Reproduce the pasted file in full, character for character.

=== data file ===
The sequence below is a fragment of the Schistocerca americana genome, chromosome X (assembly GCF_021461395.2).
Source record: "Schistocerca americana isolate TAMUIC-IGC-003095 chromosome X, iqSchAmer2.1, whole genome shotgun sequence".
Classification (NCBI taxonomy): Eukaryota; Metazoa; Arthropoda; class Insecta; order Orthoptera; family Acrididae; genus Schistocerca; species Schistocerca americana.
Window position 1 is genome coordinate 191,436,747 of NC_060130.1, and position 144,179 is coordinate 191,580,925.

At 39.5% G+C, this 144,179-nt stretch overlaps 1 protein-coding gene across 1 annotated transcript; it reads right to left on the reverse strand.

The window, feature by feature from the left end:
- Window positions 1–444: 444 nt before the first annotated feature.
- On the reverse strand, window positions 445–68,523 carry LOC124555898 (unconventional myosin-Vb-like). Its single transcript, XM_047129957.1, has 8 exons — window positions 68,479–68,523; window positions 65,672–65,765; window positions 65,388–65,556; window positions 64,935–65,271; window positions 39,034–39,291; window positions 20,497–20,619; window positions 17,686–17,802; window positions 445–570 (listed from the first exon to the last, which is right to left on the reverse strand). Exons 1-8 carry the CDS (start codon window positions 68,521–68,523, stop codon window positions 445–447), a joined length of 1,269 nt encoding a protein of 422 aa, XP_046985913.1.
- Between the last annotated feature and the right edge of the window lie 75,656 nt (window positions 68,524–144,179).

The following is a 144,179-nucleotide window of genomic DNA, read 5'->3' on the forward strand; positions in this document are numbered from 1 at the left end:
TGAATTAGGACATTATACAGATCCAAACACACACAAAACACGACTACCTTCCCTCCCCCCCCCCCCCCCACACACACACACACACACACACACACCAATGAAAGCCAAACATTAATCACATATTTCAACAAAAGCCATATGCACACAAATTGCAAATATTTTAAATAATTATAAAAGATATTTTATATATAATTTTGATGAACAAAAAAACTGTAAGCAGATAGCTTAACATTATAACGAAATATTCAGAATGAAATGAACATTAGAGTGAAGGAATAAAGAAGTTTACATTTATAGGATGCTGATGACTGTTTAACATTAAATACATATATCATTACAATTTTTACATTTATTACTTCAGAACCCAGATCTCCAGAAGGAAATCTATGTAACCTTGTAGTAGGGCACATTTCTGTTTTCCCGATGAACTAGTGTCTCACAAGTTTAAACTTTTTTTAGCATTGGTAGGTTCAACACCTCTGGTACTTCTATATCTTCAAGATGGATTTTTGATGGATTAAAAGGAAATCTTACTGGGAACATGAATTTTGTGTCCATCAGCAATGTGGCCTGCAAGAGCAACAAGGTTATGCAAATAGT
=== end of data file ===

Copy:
The sequence below is a fragment of the Schistocerca americana genome, chromosome X (assembly GCF_021461395.2).
Source record: "Schistocerca americana isolate TAMUIC-IGC-003095 chromosome X, iqSchAmer2.1, whole genome shotgun sequence".
Classification (NCBI taxonomy): Eukaryota; Metazoa; Arthropoda; class Insecta; order Orthoptera; family Acrididae; genus Schistocerca; species Schistocerca americana.
Window position 1 is genome coordinate 191,436,747 of NC_060130.1, and position 144,179 is coordinate 191,580,925.

At 39.5% G+C, this 144,179-nt stretch overlaps 1 protein-coding gene across 1 annotated transcript; it reads right to left on the reverse strand.

The window, feature by feature from the left end:
- Window positions 1–444: 444 nt before the first annotated feature.
- On the reverse strand, window positions 445–68,523 carry LOC124555898 (unconventional myosin-Vb-like). Its single transcript, XM_047129957.1, has 8 exons — window positions 68,479–68,523; window positions 65,672–65,765; window positions 65,388–65,556; window positions 64,935–65,271; window positions 39,034–39,291; window positions 20,497–20,619; window positions 17,686–17,802; window positions 445–570 (listed from the first exon to the last, which is right to left on the reverse strand). Exons 1-8 carry the CDS (start codon window positions 68,521–68,523, stop codon window positions 445–447), a joined length of 1,269 nt encoding a protein of 422 aa, XP_046985913.1.
- Between the last annotated feature and the right edge of the window lie 75,656 nt (window positions 68,524–144,179).

The following is a 144,179-nucleotide window of genomic DNA, read 5'->3' on the forward strand; positions in this document are numbered from 1 at the left end:
TGAATTAGGACATTATACAGATCCAAACACACACAAAACACGACTACCTTCCCTCCCCCCCCCCCCCCCACACACACACACACACACACACACACCAATGAAAGCCAAACATTAATCACATATTTCAACAAAAGCCATATGCACACAAATTGCAAATATTTTAAATAATTATAAAAGATATTTTATATATAATTTTGATGAACAAAAAAACTGTAAGCAGATAGCTTAACATTATAACGAAATATTCAGAATGAAATGAACATTAGAGTGAAGGAATAAAGAAGTTTACATTTATAGGATGCTGATGACTGTTTAACATTAAATACATATATCATTACAATTTTTACATTTATTACTTCAGAACCCAGATCTCCAGAAGGAAATCTATGTAACCTTGTAGTAGGGCACATTTCTGTTTTCCCGATGAACTAGTGTCTCACAAGTTTAAACTTTTTTTAGCATTGGTAGGTTCAACACCTCTGGTACTTCTATATCTTCAAGATGGATTTTTGATGGATTAAAAGGAAATCTTACTGGGAACATGAATTTTGTGTCCATCAGCAATGTGGCCTGCAAGAGCAACAAGGTTATGCAAATAGT